From the Cotton Belt to the Black Belt: Economic Mobility and the Burden of Southern History

Economic mobility is lower in Chicago than in most major American city; lower in the cotton belt than almost everywhere in America; and they share more economic history than you might think.

Chicago Black Belt

Photo: Edwin Rosskam/Library of Congress

Man and woman collecting paper and trash for sale, Chicago, 1941

Not long ago I wrote about how Chicago fares poorly, compared to other metro areas and much of America, when it comes to income mobility. The catalyst was research by Harvard economist Raj Chetty and his co-authors, who produced a remarkable map of the country’s economic mobility:

The worst of the biggest 50 metros are Atlanta (four percent odds of reaching the top fifth income bracket from the bottom fifth, almost one-third the chances of top metros) and Charlotte (4.3 percent). After that it’s the Rust Belt: Indianapolis (4.8), Detroit (5.1), Columbus (5.1), and Cleveland (5.2).

But the most obvious patterns are western areas with reservations, and the South. The South is blood-red, almost uniformly, but there are variations within that. In particular, there’s a belt of the lowest income mobility beginning in piedmont North Carolina and running southwest to the Mississippi Delta through South Carolina, Georgia, Alabama, and iinto Arkansas and Louisiana.

At Bloomberg View, Cass Sunstein—ex-U. of C. prof and White House advisor, current Harvard Law prof, and jack-of-all-trades public intellectual—takes up the question of why economic mobility is worse in the South:

The good news is that the U.S. as a whole isn’t suffering from especially low levels of intergenerational mobility. The problem is fairly localized, and we know where to find it. But two fundamental questions remain: Why, exactly, is intergenerational mobility high in some regions and low in others? And where it is low, what can be done to increase it?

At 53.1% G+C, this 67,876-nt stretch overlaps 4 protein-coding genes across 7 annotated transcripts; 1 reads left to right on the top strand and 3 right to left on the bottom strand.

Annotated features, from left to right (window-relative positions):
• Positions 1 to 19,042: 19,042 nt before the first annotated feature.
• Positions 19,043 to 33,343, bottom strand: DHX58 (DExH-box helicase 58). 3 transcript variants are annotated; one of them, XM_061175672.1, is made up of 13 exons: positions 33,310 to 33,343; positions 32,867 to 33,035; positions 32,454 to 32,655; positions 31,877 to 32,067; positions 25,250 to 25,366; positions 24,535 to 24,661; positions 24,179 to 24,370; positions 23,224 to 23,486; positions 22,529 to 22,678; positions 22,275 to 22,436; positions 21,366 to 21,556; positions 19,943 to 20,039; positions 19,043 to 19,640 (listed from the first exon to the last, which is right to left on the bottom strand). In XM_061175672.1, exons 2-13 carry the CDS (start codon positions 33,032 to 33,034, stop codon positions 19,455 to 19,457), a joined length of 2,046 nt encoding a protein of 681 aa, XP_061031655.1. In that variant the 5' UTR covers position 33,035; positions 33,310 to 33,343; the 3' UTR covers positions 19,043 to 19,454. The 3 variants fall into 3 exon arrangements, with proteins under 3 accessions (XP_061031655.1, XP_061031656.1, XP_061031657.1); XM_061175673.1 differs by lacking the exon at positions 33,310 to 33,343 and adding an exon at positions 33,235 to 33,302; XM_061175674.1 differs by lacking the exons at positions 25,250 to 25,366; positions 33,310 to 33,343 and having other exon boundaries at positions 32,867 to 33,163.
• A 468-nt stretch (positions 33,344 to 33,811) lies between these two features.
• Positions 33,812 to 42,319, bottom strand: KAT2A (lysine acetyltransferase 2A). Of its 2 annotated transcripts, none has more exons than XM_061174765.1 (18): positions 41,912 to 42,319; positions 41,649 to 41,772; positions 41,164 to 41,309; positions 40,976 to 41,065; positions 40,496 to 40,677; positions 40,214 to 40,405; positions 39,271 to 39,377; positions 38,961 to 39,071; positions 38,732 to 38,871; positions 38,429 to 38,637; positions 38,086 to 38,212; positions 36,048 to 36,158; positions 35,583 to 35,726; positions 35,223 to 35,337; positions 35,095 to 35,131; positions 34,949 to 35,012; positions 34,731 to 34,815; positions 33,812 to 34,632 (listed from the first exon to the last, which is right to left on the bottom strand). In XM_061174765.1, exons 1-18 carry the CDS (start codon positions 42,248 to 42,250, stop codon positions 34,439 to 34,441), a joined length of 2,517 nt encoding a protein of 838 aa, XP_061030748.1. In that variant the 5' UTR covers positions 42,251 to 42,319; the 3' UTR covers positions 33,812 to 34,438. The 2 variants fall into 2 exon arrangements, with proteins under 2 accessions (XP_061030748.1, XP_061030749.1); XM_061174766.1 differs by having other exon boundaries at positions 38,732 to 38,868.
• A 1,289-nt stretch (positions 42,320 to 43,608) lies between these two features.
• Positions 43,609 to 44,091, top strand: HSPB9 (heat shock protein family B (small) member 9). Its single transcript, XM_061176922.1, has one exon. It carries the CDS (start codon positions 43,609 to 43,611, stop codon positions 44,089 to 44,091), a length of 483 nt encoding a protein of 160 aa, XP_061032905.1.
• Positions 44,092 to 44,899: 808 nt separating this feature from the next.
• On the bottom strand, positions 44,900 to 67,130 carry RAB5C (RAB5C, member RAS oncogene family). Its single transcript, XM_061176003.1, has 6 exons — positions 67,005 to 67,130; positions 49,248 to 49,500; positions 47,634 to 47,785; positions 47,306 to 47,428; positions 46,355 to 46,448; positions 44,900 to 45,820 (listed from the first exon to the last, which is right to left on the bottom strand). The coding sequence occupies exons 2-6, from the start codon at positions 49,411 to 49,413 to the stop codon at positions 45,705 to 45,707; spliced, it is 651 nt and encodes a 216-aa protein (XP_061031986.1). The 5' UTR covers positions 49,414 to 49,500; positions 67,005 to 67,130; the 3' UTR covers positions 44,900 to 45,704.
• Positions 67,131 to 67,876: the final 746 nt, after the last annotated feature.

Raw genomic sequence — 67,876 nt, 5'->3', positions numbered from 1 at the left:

Sunstein follows Chetty in looking at policies like EITC and progressive income taxes, and there’s correlative evidence to suggest it. But other correlative evidence from history follows the region of the lowest income mobility in the South. And it looks an awful lot like this:

That’s from a fascinating post on Deep Sea News about the cotton belt and American elections. Why is it in Deep Sea News? Because the location of seas during the Cretaceous created extraordinarly rich soils—the Black Belt—which in turn led to the cotton belt, which was farmed by slaves. The sub-regional percentage of slaves in 1860 lines up with 1859 cotton production, which in turn lines up eerily well with income mobility in the late 20th-early 21st century. The New York Times map, with a different gradient, makes the point even more clearly:

It’s interactive and well worth taking a tour of (if you really go deep into the data, you’ll find that the lowest income mobility figures tend to coincide with areas of high Native American population in the west). But the strongest continuity is with the cotton belt.

After the Civil War, slavery was replaced by tenant farming and sharecropping, which followed virtually identical patterns.

sharecropping map

Interestingly, the isolated region of concentrated tenant and sharecropping farms in central Illinois in 1925 lines up with the region of decreased economic mobility today.

What does this have to do with Chicago? A couple things. First, the Great Migration’s route to Chicago ran through the part of the South most devastated first by slavery and then by the near-feudal system of tenant and sharecropper farming: central and western Mississippi, because of the Illinois Central line, which ran along the eastern border of the most intense concentration of tenant/sharecropper farming in America.

And that system continued well into the 20th century, as Nicholas Lehmann found when researching “The Origins of the Underclass,” which focuses on the connections between Chicago and Canton, Mississippi:

Through the mid-twentieth century Madison County was settled into a system of segregation and sharecropping. I found no real disagreement between blacks and whites about the particulars: All but a handful of blacks, fewer than a hundred, were denied the right to vote, by means of a poll tax and a “literacy test,” in which the registrar of voters would pick at random a section of the Mississippi constitution and ask black would-be voters to read it aloud and then deliver an interpretation. There were separate black and white schools in Canton, and in the countryside blacks went to one-room schoolhouses with no new books, heat, electricity, or running water. In April and May, and then again in September and October, many blacks, especially in the country, had to leave school to work in the cotton fields, so even a decent junior high school education was a great rarity among rural blacks.

Migrants left places like Canton—which had a stop on the Illinois Central—to escape Jim Crow and improve their economic lot. Which they did, but not to the degree of other northern immigrants, as Isabel Wilkerson writes in The Warmth of Other Suns (the current One Book, One Chicago selection):